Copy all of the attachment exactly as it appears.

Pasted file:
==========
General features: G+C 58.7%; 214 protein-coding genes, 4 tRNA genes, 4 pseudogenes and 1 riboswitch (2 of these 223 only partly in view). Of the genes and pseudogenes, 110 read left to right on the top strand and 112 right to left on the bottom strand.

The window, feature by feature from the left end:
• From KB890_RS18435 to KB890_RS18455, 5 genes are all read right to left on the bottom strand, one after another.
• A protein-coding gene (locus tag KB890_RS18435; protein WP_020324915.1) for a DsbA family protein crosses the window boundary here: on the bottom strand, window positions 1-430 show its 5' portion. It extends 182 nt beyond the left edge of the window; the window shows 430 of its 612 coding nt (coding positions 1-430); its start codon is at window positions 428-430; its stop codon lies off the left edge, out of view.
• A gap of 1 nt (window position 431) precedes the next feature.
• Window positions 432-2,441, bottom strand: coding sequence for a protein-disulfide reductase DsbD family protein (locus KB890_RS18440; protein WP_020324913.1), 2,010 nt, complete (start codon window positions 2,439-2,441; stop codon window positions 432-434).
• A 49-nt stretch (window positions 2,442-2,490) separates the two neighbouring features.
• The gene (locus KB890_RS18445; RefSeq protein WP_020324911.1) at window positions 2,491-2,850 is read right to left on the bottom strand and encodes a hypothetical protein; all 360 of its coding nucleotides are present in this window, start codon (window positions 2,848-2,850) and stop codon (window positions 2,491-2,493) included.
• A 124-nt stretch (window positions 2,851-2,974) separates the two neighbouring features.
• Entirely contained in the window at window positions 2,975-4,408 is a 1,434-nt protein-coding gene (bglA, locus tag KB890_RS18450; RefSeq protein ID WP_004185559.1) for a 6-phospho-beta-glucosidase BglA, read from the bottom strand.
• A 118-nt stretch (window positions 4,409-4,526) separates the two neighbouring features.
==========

General features: G+C 58.7%; 214 protein-coding genes, 4 tRNA genes, 4 pseudogenes and 1 riboswitch (2 of these 223 only partly in view). Of the genes and pseudogenes, 110 read left to right on the top strand and 112 right to left on the bottom strand.

The window, feature by feature from the left end:
• From KB890_RS18435 to KB890_RS18455, 5 genes are all read right to left on the bottom strand, one after another.
• A protein-coding gene (locus tag KB890_RS18435; protein WP_020324915.1) for a DsbA family protein crosses the window boundary here: on the bottom strand, window positions 1-430 show its 5' portion. It extends 182 nt beyond the left edge of the window; the window shows 430 of its 612 coding nt (coding positions 1-430); its start codon is at window positions 428-430; its stop codon lies off the left edge, out of view.
• A gap of 1 nt (window position 431) precedes the next feature.
• Window positions 432-2,441, bottom strand: coding sequence for a protein-disulfide reductase DsbD family protein (locus KB890_RS18440; protein WP_020324913.1), 2,010 nt, complete (start codon window positions 2,439-2,441; stop codon window positions 432-434).
• A 49-nt stretch (window positions 2,442-2,490) separates the two neighbouring features.
• The gene (locus KB890_RS18445; RefSeq protein WP_020324911.1) at window positions 2,491-2,850 is read right to left on the bottom strand and encodes a hypothetical protein; all 360 of its coding nucleotides are present in this window, start codon (window positions 2,848-2,850) and stop codon (window positions 2,491-2,493) included.
• A 124-nt stretch (window positions 2,851-2,974) separates the two neighbouring features.
• Entirely contained in the window at window positions 2,975-4,408 is a 1,434-nt protein-coding gene (bglA, locus tag KB890_RS18450; RefSeq protein ID WP_004185559.1) for a 6-phospho-beta-glucosidase BglA, read from the bottom strand.
• A 118-nt stretch (window positions 4,409-4,526) separates the two neighbouring features.